In the “feeding” oral biofilm model, variations were observed in the numbers of V. dispar depending on the fusobacterial species or subspecies used. As the exposure to nutritional constituents in this model deviates from that of the standard “supragingival” biofilm model, this difference may denote variations in the metabolic queues between V. dispar and fusobacterial subspecies, depending on the environmental exposures. It was recently shown that, via its catalase, Veillonella sp. can rescue the growth of F. nucleatum under microaerophilic conditions or the presence of S. gordonii (Zhou et al., 2017). S. gordonii has also displayed strong coaggregation properties to F. nucleatum (Mutha et al., 2018). While S. gordonii was not present in the model used here, S. mutans exposed to sugar may have altered the micro-environmental conditions in the biofilm, potentially affecting the interaction of F. nucleatum ssp. and V. dispar. It is worth investigating further the differential interactions of various F. nucleatum ssp. with V. dispar, which may account for the differences with the growth patterns observed in the present study. In regard to the biological significance of the intercommunication between fusobacteria and S. mutans, a recent study revealed that binding of F. nucleatum ssp. polymorphum to S. mutans can be attributed to recognition of the F. nucleatum ssp. polymorphum adhesin RadD by the S. mutans adhesin SpaP (Guo et al., 2017). Thus, the RaD/SpaP adhesin pair serves as a binding mechanism for fusobacteria and implies their high virulence potential, since S. mutans interacts with only a limited number of other bacterial species (Wang et al., 2011).
In the subgingival biofilm model, the periodontal pathogens P. gingivalis, P. intermedia, and C. rectus proved to grow better in the presence of F. nucleatum ssp. nucleatum than the other subspecies tested. This may imply that this subspecies is better adapted to co-exist synergistically with other periodontal pathogens in a biofilm environment. However, it could also reflect differences in the growth profile of the various F. nucleatum ssp. themselves, as they also proved to grow at lower numbers in the biofilm than the F. nucleatum ssp. nucleatum control. Since there are no studies describing oral fusobacterial interactions with other periodontal pathogens on a subspecies level in humans (Antiabong et al., 2013), we can only speculate that F. nucleatum ssp. nucleatum can bind to periopathogens such as P. gingivalis, P. intermedia, and C. rectus due to the presence of specific pairs of multifactorial proteins, which are not associated with other F. nucleatum subspecies.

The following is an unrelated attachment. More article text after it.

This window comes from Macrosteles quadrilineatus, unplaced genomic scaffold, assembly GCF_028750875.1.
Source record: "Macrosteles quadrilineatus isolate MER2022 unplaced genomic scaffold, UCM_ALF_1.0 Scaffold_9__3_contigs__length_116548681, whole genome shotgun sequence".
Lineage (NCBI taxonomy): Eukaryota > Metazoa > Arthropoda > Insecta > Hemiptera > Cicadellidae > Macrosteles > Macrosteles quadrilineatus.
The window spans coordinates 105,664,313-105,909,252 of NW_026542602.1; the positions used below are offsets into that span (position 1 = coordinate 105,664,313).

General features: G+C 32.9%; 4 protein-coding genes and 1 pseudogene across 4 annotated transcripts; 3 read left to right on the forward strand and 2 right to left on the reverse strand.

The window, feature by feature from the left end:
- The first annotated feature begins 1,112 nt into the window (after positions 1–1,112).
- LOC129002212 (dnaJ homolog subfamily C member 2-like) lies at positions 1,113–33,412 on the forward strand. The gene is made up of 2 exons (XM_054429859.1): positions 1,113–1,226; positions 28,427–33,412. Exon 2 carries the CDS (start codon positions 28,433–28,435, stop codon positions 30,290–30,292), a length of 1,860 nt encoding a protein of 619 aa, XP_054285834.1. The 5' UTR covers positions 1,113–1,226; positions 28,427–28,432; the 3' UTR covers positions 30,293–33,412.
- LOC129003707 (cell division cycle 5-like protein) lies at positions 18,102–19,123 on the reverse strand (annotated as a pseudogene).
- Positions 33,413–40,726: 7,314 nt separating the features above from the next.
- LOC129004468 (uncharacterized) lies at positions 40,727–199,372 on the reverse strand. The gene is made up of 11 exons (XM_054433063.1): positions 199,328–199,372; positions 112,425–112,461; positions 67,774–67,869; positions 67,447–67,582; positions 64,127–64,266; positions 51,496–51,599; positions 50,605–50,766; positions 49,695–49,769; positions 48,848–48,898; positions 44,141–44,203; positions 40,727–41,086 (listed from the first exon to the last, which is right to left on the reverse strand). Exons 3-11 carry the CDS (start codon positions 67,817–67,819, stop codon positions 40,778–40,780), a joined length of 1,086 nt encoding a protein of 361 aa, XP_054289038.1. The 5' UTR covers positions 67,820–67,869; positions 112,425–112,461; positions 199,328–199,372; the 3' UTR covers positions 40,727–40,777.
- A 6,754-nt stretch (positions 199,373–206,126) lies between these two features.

Interestingly, a reduction in numbers of S. oralis, a commensal microorganism, was also observed. We have shown earlier that F. nucleatum growth was significantly enhanced following the late addition of the streptococci when compared to their absence (Ammann et al., 2013). Others have also identified interaction networks between F. nucleatum and Streptococcus mitis (Zhang et al., 2019), or P. gingivalis (Mohammed et al., 2017). Nevertheless, variations depending on the subspecies of F. nucleatum have been rarely taken under consideration.
In conclusion, differences in the growth and localization patters of F. nucleatum in biofilms may be observed based on the subspecies. Subspecies other than nucleatum, or species F. periodonticum, appear to be less efficiently growing in the biofilm and exhibit a more condensed localization pattern. Differences in the genotypic, phenotypic, and metabolic properties among fusobacteria may account for their different behavioral patterns. It is therefore important to consider further and define more accurately fusobacteria at the subspecies level, in order to understand their role not only in biofilm-associated oral diseases but also in light of their involvement in extra-oral infections and malignancies.
All datasets generated for this study are included in the manuscript.
TT conceived the idea for this manuscript. MF conducted the experiments. LK was involved in the data analysis. GB was involved in study design, data interpretation, and manuscript drafting. All authors critically reviewed the manuscript and approved its final version.
The study was supported by Institutional funds of the University of Zurich.
Conflict of Interest Statement
The authors declare that the research was conducted in the absence of any commercial or financial relationships that could be construed as a potential conflict of interest.
We are grateful to Helga Lüthi-Schaller and Elly Plattner for excellent technical assistance. We thank the Center of Microscopy and Image Analysis (ZMB) of the University of Zurich for their support with confocal microscopy.
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Keywords: Fusobacterium nucleatum, subspecies, supra- and subgingival biofilm models, bacterial growth, fluorescent in situ hybridization, confocal laser scanning microscopy
Citation: Thurnheer T, Karygianni L, Flury M and Belibasakis GN (2019) Fusobacterium Species and Subspecies Differentially Affect the Composition and Architecture of Supra- and Subgingival Biofilms Models. Front. Microbiol. 10:1716. doi: 10.3389/fmicb.2019.01716
Edited by:Daniela De Biase, Sapienza University of Rome, Italy
Reviewed by:Kazuyuki Ishihara, Tokyo Dental College, Japan
Eija Könönen, University of Turku, Finland
Copyright © 2019 Thurnheer, Karygianni, Flury and Belibasakis. This is an open-access article distributed under the terms of the Creative Commons Attribution License (CC BY). The use, distribution or reproduction in other forums is permitted, provided the original author(s) and the copyright owner(s) are credited and that the original publication in this journal is cited, in accordance with accepted academic practice. No use, distribution or reproduction is permitted which does not comply with these terms.
*Correspondence: Thomas Thurnheer, firstname.lastname@example.org